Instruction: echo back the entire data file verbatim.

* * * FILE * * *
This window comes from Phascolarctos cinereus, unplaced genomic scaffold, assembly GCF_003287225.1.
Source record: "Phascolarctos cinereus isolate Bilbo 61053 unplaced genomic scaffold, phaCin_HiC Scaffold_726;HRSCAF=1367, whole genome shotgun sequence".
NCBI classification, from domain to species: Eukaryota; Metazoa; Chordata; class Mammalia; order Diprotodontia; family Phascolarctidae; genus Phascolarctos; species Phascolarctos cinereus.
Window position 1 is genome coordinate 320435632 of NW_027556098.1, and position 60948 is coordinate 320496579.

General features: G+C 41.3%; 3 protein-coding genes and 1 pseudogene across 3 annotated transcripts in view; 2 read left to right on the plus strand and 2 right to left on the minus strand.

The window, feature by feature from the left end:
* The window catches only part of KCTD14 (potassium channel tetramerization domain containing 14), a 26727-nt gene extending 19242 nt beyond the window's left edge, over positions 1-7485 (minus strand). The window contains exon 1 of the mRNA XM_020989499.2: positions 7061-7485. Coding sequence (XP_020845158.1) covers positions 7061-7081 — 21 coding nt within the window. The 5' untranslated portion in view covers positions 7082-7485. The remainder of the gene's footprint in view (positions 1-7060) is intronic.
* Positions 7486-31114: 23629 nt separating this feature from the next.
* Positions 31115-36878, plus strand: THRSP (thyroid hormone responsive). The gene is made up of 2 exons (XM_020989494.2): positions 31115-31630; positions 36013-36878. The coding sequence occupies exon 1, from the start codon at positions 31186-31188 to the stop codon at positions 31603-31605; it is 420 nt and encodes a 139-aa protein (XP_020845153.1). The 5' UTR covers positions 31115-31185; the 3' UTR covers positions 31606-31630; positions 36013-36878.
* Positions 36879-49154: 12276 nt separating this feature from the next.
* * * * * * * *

This window comes from Phascolarctos cinereus, unplaced genomic scaffold, assembly GCF_003287225.1.
Source record: "Phascolarctos cinereus isolate Bilbo 61053 unplaced genomic scaffold, phaCin_HiC Scaffold_726;HRSCAF=1367, whole genome shotgun sequence".
NCBI classification, from domain to species: Eukaryota; Metazoa; Chordata; class Mammalia; order Diprotodontia; family Phascolarctidae; genus Phascolarctos; species Phascolarctos cinereus.
Window position 1 is genome coordinate 320435632 of NW_027556098.1, and position 60948 is coordinate 320496579.

General features: G+C 41.3%; 3 protein-coding genes and 1 pseudogene across 3 annotated transcripts in view; 2 read left to right on the plus strand and 2 right to left on the minus strand.

The window, feature by feature from the left end:
* The window catches only part of KCTD14 (potassium channel tetramerization domain containing 14), a 26727-nt gene extending 19242 nt beyond the window's left edge, over positions 1-7485 (minus strand). The window contains exon 1 of the mRNA XM_020989499.2: positions 7061-7485. Coding sequence (XP_020845158.1) covers positions 7061-7081 — 21 coding nt within the window. The 5' untranslated portion in view covers positions 7082-7485. The remainder of the gene's footprint in view (positions 1-7060) is intronic.
* Positions 7486-31114: 23629 nt separating this feature from the next.
* Positions 31115-36878, plus strand: THRSP (thyroid hormone responsive). The gene is made up of 2 exons (XM_020989494.2): positions 31115-31630; positions 36013-36878. The coding sequence occupies exon 1, from the start codon at positions 31186-31188 to the stop codon at positions 31603-31605; it is 420 nt and encodes a 139-aa protein (XP_020845153.1). The 5' UTR covers positions 31115-31185; the 3' UTR covers positions 31606-31630; positions 36013-36878.
* Positions 36879-49154: 12276 nt separating this feature from the next.